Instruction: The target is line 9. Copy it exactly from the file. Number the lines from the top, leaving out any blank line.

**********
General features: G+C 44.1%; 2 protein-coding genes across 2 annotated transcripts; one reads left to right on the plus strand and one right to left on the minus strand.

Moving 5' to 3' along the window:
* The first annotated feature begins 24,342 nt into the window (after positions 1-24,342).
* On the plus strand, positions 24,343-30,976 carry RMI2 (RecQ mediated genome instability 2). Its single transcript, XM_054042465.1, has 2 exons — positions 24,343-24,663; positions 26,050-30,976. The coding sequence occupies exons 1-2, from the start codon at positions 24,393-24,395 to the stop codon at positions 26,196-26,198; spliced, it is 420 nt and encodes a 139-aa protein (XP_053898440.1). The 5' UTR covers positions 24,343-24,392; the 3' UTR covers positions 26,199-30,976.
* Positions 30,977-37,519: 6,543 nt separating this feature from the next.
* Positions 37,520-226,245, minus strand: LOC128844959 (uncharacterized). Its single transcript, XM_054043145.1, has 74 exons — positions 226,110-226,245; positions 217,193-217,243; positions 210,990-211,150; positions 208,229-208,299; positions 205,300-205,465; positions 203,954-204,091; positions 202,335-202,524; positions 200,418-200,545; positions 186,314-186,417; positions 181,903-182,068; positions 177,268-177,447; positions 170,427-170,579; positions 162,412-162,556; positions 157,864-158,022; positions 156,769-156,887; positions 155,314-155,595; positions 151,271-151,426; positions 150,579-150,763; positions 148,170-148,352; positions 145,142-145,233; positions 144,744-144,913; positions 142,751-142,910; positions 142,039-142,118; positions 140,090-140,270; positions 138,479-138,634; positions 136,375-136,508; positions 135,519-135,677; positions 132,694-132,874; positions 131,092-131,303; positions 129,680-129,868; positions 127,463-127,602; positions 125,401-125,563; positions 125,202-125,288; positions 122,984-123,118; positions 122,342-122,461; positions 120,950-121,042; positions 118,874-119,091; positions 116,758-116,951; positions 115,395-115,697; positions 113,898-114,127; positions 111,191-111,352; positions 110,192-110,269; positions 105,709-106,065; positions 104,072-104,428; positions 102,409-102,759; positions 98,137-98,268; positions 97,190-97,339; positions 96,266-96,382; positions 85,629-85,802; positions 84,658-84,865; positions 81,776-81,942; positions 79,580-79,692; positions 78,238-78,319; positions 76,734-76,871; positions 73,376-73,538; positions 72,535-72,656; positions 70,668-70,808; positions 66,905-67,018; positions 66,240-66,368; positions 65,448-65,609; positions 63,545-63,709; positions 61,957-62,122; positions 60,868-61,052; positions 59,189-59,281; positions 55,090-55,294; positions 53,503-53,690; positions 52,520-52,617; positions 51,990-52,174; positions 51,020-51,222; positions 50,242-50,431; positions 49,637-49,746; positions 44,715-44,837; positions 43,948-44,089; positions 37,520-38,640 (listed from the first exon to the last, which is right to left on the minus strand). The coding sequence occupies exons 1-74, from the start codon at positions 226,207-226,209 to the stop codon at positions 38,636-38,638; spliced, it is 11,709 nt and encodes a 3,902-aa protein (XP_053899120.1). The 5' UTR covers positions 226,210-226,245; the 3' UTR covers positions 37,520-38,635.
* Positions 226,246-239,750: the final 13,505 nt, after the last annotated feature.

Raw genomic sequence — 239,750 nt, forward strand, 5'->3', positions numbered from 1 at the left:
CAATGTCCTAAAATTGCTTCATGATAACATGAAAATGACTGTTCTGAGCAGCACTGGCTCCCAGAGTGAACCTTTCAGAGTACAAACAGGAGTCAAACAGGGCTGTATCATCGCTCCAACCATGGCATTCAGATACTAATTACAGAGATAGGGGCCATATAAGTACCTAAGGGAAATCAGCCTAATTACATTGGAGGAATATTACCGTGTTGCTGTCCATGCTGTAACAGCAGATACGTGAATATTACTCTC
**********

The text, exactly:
CAATGTCCTAAAATTGCTTCATGATAACATGAAAATGACTGTTCTGAGCAGCACTGGCTCCCAGAGTGAACCTTTCAGAGTACAAACAGGAGTCAAACAGGGCTGTATCATCGCTCCAACCATGGCATTCAGATACTAATTACAGAGATAGGGGCCATATAAGTACCTAAGGGAAATCAGCCTAATTACATTGGAGGAATATTACCGTGTTGCTGTCCATGCTGTAACAGCAGATACGTGAATATTACTCTC